As a Miami immigration lawyer, I have had the pleasure of representing many Haitian nationals, who have since become the bedrock of Miami’s vibrant Haitian-American community. One of the most important ways in which the United States has provided relief for Haitian immigrants is through TPS (Temporary Protected Status). Below are some frequently asked questions.
What is TPS?
TPS stands for Temporary Protected Status. It is a special status that allowed some 58,000 Haitians to stay in the United States as their nation recovered from a devastating 2010 earthquake. Former President Barack Obama approved Temporary Protected Status for Haitians in the wake of the earthquake. If you have any questions in regard to this, you may want to speak with a Miami immigration lawyer.
Does TPS expire?
Yes. It is up for renewal on July 22, but because of Trump’s severely anti-immigration stance, many Haitians who took advantage of the program fear it won’t be extended, sending them back to an impoverished country where efforts to rebuild housing are lagging and 750,000 people still don’t have safe water for drinking and cooking. If you have any questions in regard to this, you may want to speak with a Miami immigration lawyer.
Why is it important to support an extension of TPS?
Since the earthquake, Haiti also has suffered a cholera outbreak that has killed 9,000 Haitians. Representatives of the Haitian community and labor, immigration and religious groups said that TPS should be extended for at least another 18 months. Sending back the tens of thousands of Haitians who benefit from the special status at this point would destabilize the country and also cut off the remittances they send home to help their families stay afloat, they said a news conference. If you have any questions in regard to this, you may want to speak with a Miami immigration attorney.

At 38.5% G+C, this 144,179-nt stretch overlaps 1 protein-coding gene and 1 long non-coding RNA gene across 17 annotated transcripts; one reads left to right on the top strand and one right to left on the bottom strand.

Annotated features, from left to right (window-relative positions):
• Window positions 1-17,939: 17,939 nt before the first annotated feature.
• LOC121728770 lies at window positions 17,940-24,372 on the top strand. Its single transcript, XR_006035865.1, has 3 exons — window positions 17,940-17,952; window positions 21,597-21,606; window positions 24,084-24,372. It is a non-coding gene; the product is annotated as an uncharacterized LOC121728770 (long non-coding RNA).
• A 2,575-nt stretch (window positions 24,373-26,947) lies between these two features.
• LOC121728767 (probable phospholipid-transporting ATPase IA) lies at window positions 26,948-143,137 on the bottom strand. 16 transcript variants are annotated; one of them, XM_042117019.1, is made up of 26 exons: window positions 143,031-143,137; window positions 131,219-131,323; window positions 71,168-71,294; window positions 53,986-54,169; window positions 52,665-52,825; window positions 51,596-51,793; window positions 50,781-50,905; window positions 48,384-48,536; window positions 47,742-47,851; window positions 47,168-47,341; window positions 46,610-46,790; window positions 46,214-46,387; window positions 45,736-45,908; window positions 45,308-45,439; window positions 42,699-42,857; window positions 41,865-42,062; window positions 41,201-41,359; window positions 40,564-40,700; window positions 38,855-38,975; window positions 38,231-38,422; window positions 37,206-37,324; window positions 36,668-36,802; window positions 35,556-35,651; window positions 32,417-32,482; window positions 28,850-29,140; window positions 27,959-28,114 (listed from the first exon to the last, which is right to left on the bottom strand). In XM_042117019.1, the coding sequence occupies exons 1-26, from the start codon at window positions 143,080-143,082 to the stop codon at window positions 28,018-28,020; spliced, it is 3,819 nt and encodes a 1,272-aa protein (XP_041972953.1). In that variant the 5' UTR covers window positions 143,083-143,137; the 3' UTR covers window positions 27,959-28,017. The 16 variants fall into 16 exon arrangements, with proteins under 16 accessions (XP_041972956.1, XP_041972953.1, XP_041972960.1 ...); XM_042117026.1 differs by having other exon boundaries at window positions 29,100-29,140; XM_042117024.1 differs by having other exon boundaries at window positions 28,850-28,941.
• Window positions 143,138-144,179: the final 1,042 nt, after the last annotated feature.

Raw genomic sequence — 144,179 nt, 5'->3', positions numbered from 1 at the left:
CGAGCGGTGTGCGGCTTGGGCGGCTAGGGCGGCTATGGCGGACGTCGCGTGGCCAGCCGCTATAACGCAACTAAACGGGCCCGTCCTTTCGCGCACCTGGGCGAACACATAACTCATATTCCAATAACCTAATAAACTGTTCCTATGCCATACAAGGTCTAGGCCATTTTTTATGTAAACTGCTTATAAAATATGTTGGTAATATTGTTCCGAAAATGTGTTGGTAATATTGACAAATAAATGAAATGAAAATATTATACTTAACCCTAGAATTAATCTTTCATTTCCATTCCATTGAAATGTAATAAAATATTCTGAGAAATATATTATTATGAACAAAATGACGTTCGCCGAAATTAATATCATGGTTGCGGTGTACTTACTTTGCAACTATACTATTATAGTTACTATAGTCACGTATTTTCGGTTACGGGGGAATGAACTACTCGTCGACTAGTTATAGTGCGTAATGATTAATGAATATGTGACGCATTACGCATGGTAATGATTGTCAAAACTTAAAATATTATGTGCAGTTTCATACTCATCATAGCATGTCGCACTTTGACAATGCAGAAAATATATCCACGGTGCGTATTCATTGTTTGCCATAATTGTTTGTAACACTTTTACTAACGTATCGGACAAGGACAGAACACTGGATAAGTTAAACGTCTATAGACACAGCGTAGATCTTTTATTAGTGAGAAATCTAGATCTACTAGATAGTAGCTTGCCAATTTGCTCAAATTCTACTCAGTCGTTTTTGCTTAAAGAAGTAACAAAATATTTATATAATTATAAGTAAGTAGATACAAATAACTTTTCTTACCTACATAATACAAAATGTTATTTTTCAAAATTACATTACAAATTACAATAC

Why is it urgent to receive confirmation from immigration authorities that TPS is renewed?
In order to work in the United States, those with TPS must request an employment authorization document. With fingerprinting, background checks and paperwork, that process can take about 90 days. Employers get nervous. Even if someone has the ability to renew TPS, if they don’t have a valid work permit in their pocket or in their possession, their employers are going to release them. This is why it’s important to extend TPS as soon as possible. In addition, many Haitians with TPS are doing highway and other construction work. The construction industry may suffer if TPS isn’t renewed. If you have any questions in regard to this, you may want to speak with a Miami immigration lawyer.
What are advocates doing to bring awareness to the issue of TPS renewal?
In late March, 10 members of the South Florida congressional delegation sent a letter to Secretary of Homeland Security John F. Kelly urging the administration to extend TPS “given the continued difficult conditions in Haiti.” =South Florida Republican Rep. Ileana Ros-Lehtinen, who was among those who signed the letter, said Thursday the lawmakers still haven’t received a response. In addition, a community delegation headed by Ira Kurzban, an immigration attorney, is currently in Washington urging the extension of TPS. If you have any questions in regard to this, you may want to speak with a Miami immigration lawyer.
If you would like more information on how to obtain TPS, U.S. citizenship, or your green card, please contact Miami immigration lawyer Michael G. Murray, Esq. at (305) 895-2500 or visit our website at www.mmurraylaw.com.